This investigation consists of an ecological time-series study of hospital admissions due to hypertension (ICD-10: I10-15) among residents of São José dos Campos in the period January 1, 2007 to December 31, 2010. Data regarding daily hospital admissions was obtained from the Department of Health Informatics (DATASUS, http://www.datasus.gov.br). Daily PM10, sulfur dioxide (SO2) and ozone (O3) concentrations were estimated in µg/m3 using data extracted from the site of the State of São Paulo Environmental Agency (CETESB). Since concentration measures are taken from a single monitoring station located in the downtown area, concentrations of pollutants were considered homogeneous across the entire city. Temperature and relative air humidity data was also obtained from this source.

São José dos Campos is located in the Southeastern Region of Brazil between the cities of São Paulo and Rio de Janeiro (23&º11' South and 45&º53' West) and has a population of approximately 700,000 inhabitants. The city is an industrial, shopping and service center that serves towns in the Paraíba Valley and State of Minas Gerais with a total population of approximately two million inhabitants. The Dutra Highway, considered the most important highway in Brazil, runs through the city. The highway carries approximately 130,000 vehicles per day, including a large volume of heavy vehicles and buses.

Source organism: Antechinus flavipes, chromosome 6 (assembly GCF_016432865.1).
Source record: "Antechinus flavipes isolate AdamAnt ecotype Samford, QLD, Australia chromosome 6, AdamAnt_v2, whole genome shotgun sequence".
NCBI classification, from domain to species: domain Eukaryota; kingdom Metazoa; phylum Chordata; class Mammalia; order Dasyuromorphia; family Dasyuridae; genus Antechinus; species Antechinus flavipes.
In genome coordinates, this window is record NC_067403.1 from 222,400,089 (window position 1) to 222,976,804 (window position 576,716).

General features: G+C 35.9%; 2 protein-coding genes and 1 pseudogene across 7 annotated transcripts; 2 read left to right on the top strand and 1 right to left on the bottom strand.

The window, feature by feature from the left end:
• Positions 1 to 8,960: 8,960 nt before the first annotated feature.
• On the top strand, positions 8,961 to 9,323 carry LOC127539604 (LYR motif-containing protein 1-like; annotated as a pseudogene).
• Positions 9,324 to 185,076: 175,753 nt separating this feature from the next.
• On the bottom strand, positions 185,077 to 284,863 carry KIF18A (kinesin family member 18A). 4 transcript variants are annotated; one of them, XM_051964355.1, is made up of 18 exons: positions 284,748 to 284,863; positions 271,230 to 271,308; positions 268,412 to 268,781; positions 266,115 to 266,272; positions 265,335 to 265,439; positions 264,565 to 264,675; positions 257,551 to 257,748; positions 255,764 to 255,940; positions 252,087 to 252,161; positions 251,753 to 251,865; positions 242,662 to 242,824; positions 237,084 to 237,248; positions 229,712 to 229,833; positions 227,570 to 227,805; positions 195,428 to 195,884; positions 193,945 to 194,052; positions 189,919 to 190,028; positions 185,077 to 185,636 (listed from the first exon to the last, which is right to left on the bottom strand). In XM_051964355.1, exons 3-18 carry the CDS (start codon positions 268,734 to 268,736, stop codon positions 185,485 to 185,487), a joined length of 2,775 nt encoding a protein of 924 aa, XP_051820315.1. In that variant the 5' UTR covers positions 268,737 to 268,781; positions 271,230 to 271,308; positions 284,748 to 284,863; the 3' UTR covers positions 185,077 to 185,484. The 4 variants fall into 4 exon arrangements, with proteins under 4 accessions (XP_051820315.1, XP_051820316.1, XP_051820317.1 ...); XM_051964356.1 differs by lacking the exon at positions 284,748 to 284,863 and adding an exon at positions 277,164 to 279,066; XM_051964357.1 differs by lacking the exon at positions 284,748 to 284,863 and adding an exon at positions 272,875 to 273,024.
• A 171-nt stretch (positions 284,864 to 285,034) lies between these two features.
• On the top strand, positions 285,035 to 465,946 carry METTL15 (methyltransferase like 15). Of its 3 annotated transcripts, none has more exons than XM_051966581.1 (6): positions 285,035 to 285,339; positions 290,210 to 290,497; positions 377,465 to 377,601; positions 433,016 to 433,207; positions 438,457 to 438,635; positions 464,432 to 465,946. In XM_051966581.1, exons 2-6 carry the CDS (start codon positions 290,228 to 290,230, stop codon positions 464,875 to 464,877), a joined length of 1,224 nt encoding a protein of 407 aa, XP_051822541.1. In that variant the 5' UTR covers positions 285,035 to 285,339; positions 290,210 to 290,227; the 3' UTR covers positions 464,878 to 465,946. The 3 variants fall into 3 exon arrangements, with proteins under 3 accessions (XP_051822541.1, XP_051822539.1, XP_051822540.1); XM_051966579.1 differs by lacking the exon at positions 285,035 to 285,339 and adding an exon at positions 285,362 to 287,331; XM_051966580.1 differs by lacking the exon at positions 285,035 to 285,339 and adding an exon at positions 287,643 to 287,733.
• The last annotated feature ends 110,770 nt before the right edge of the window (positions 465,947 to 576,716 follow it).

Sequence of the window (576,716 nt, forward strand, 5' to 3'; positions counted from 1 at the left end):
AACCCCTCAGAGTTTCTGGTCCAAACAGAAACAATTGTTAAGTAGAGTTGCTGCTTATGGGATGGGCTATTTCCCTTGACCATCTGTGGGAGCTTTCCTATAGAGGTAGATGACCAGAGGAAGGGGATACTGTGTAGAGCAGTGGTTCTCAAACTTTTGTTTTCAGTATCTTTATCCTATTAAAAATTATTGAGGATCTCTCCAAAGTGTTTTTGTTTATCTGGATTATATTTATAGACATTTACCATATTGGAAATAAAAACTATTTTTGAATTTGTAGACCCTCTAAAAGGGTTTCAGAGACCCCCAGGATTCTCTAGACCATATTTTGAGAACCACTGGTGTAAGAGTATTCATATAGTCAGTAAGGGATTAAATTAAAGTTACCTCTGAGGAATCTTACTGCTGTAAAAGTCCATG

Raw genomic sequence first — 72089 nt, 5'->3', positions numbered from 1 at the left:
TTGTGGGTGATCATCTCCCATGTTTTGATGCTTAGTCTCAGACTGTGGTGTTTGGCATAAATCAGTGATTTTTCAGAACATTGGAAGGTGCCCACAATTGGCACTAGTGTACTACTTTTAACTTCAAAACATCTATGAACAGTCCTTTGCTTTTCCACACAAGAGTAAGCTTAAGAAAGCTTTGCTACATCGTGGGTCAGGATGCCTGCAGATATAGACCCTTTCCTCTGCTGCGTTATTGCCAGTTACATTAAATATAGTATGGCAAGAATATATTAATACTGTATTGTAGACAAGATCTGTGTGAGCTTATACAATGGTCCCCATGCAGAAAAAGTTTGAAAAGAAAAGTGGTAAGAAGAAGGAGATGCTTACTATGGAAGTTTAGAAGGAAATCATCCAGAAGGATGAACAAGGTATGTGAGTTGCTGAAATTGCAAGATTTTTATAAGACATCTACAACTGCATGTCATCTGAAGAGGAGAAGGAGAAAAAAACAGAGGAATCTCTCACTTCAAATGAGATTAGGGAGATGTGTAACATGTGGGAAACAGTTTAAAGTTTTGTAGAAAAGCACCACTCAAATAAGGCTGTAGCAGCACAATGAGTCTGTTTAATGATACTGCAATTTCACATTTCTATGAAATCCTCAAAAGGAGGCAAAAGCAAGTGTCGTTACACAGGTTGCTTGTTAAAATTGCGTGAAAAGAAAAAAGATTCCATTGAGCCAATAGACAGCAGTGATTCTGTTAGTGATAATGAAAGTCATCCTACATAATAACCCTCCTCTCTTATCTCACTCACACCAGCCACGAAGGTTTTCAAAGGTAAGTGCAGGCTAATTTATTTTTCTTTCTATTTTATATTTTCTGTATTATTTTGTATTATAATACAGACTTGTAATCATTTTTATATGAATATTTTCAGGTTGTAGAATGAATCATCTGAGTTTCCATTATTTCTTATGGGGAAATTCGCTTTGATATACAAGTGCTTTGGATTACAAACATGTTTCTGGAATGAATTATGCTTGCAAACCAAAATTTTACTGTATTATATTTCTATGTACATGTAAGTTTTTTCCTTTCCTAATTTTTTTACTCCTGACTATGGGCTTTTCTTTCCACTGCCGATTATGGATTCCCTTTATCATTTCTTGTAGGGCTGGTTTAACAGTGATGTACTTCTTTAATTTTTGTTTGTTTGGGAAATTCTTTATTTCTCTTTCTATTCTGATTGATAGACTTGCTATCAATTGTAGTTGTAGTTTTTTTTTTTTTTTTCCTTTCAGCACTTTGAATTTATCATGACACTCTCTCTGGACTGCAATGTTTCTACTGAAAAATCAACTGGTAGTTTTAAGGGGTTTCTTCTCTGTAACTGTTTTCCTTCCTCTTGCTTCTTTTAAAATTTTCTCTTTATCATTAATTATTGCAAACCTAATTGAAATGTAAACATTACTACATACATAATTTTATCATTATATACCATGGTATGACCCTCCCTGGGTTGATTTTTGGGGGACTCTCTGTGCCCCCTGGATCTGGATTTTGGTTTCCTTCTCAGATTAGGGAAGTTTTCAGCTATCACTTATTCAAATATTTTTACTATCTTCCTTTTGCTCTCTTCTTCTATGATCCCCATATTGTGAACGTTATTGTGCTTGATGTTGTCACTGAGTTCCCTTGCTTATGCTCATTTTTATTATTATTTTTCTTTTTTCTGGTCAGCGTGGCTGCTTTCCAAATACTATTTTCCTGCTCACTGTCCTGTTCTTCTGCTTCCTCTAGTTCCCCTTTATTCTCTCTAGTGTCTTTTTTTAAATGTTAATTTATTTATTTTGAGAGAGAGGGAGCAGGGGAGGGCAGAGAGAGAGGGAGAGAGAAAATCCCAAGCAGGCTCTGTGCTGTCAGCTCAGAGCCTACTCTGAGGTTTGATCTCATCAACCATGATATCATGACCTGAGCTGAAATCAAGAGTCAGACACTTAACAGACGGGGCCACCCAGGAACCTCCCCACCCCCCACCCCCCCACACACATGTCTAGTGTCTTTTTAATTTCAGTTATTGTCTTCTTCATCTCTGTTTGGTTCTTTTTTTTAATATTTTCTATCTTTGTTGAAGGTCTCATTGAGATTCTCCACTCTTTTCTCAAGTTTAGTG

Data was analyzed using Poisson regression: the dependent variable was the number of daily admissions due to hypertension and the independent variables were the pollutant concentration levels and the control variables were minimum temperature and relative humidity. A cubic spline was adopted to control for trend, and we used four degrees of freedom to smooth the trend.

Since the clinical manifestations of exposure to pollutants are believed to present a lag effect, whereby an individual may present health problems on the day of exposure or some days after, we adopted a structure with up to four days of lag (lag 0 to lag 4).

The correlation between the dependent and independent variables was defined based on the Pearson correlation coefficient.

For each lag structure, an isolated assessment of PM10 concentrations was made through the creation of a "unipollutant model" which was then adjusted for SO2 and O3 using "multipollutant models". The results of the Poisson regression represent the risk of hospital admission due to hypertension. The percentage increase in risk was estimated using a 95% confidence interval (95%CI) based on a 10µg/m3 increment in PM10 concentrations using the following formula: RI = [exp (b1* 10) - 1) * 100], where RI is the percent age increase in risk and b1 is the PM10 coefficient. Data was analyzed using the software Stata, version 9 (Stata Corp., College Station, USA).

Results

A total of 606 hospital admissions occurred during the period with a daily mean of 0.41 (SD = 0.74); mean values with standard deviations, and minimum and maximum values are shown in Table 1. Pollutant data was missing on less than 5% of the days. Table 2 shows the correlation between the study variables and their p-values and the correlation between hospital admissions and air pollutants.